Packing in magnetic recording by laser heating

Until recently, record density in this configuration was limited by the size of the focal spot of the laser. Scientists from Seagate Technology proposed the use the optical nanoantenna for the concentration of electromagnetic radiation. Data density on magnetic disks doubled every three years since their invention in 1955. Today the record density is approximately 500 GB per square inch. In the late '90s, with the invention of vertical magnetic recording disk capacity grew very quickly. However, the limit for record density increase will be reached soon related to the smallest possible size of a magnetic domain. When a certain critical size is reached magnetic domains of cobalt alloy become unstable and can switch spontaneously. The slightest heat will inevitably lead to data loss. There are materials called hard ferromagnetic materials that have much smaller minimum stable domain size. However, to change the polarity of the domain is only possible at elevated temperatures. When using HAMR, the minimum possible area of ​​heating is determined by the minimum size of the focused laser spot, i.e. 200 nanometers (diffraction limit for blue light).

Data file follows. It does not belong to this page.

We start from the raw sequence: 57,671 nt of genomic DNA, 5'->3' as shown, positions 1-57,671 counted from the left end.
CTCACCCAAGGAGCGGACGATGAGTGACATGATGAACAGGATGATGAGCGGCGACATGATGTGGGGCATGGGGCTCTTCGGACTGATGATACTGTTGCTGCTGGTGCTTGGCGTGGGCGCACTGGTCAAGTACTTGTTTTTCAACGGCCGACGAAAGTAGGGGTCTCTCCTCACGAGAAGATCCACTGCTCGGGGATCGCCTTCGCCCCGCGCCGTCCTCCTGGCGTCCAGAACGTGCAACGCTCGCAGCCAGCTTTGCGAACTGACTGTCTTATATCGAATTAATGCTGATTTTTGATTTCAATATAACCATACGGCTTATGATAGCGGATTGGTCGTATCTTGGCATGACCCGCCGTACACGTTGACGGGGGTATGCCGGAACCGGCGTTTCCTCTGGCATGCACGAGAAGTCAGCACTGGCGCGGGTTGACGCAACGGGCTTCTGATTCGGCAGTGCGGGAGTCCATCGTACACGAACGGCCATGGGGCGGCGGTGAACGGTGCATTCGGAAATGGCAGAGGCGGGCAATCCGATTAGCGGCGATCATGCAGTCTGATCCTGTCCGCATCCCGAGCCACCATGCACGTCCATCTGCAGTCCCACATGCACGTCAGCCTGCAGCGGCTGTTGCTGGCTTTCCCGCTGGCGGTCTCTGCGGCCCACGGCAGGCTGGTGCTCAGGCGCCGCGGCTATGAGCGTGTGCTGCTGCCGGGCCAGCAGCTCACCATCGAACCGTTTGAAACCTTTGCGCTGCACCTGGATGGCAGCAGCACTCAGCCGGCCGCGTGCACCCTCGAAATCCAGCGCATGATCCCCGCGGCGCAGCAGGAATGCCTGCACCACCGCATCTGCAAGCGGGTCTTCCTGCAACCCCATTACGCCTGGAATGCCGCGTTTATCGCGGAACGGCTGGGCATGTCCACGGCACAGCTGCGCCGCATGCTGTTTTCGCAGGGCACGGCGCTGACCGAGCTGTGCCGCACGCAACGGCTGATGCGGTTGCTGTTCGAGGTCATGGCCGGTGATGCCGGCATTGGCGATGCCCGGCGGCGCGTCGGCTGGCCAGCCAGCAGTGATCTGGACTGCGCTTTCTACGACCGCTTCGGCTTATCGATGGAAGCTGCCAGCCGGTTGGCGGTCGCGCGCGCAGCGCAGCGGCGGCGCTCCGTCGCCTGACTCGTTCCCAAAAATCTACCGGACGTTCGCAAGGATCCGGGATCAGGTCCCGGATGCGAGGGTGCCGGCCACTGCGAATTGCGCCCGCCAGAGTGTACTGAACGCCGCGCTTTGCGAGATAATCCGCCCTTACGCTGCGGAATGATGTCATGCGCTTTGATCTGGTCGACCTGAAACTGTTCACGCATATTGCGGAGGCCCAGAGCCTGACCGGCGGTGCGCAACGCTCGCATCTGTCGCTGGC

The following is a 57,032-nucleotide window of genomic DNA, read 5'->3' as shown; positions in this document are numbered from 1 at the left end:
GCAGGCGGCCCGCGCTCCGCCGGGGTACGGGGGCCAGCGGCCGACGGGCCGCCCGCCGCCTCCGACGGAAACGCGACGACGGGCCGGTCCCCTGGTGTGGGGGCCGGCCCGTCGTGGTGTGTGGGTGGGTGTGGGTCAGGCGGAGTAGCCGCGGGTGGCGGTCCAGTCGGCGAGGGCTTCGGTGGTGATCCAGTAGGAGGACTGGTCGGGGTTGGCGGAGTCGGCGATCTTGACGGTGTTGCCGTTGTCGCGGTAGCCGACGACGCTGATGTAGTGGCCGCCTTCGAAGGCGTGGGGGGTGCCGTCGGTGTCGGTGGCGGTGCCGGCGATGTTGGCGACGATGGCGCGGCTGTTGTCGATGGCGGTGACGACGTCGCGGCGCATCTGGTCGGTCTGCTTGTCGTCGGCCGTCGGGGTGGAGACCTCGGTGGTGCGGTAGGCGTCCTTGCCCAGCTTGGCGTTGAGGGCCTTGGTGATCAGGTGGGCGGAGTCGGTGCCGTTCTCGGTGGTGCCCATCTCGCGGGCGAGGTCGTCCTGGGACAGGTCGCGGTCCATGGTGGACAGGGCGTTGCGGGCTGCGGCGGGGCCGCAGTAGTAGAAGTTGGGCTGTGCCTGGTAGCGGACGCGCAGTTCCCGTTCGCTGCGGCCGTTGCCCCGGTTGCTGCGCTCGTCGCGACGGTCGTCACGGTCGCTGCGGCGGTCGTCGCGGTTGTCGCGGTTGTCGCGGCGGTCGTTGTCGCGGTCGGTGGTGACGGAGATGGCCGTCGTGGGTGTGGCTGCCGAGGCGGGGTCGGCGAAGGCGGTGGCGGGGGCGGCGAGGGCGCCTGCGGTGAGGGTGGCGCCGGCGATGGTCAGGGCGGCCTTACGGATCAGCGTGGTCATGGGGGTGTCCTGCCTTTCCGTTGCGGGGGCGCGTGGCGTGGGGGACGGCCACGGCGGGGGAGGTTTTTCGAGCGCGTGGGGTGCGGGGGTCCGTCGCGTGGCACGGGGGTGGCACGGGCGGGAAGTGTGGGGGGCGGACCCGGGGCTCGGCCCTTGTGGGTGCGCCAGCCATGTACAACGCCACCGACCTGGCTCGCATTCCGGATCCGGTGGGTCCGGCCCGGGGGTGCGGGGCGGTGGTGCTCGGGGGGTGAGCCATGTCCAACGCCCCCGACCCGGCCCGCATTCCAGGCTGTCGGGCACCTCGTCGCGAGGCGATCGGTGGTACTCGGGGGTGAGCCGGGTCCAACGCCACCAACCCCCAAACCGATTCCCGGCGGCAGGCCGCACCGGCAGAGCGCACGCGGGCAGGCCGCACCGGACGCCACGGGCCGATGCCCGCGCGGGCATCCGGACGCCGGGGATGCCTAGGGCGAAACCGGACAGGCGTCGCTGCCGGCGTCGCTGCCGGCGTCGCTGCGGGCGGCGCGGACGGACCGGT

To overcome the diffraction limit that restricts the minimum heating area scientists from Seagate suggested the use of plasmons, i.e. bound states of light wave and electron oscillations in metal. The light is focused on a 200 nanometer gold plate with 15-nanometer sharp. The interaction of electromagnetic wave and metal generates surface plasmons, i.e. energy waves which oscillate along the surface and create the intense electric field at the edge. Plasmon transducer serves as an antenna for concentration the light electromagnetic wave on the area smaller than the diffraction limit. Information recording on the pre-heated by laser area is made magnetically.

Such a method of local heating will possibly increase the density of magnetic recording up to 50 terabytes per square inch.


Source: Laser-Portal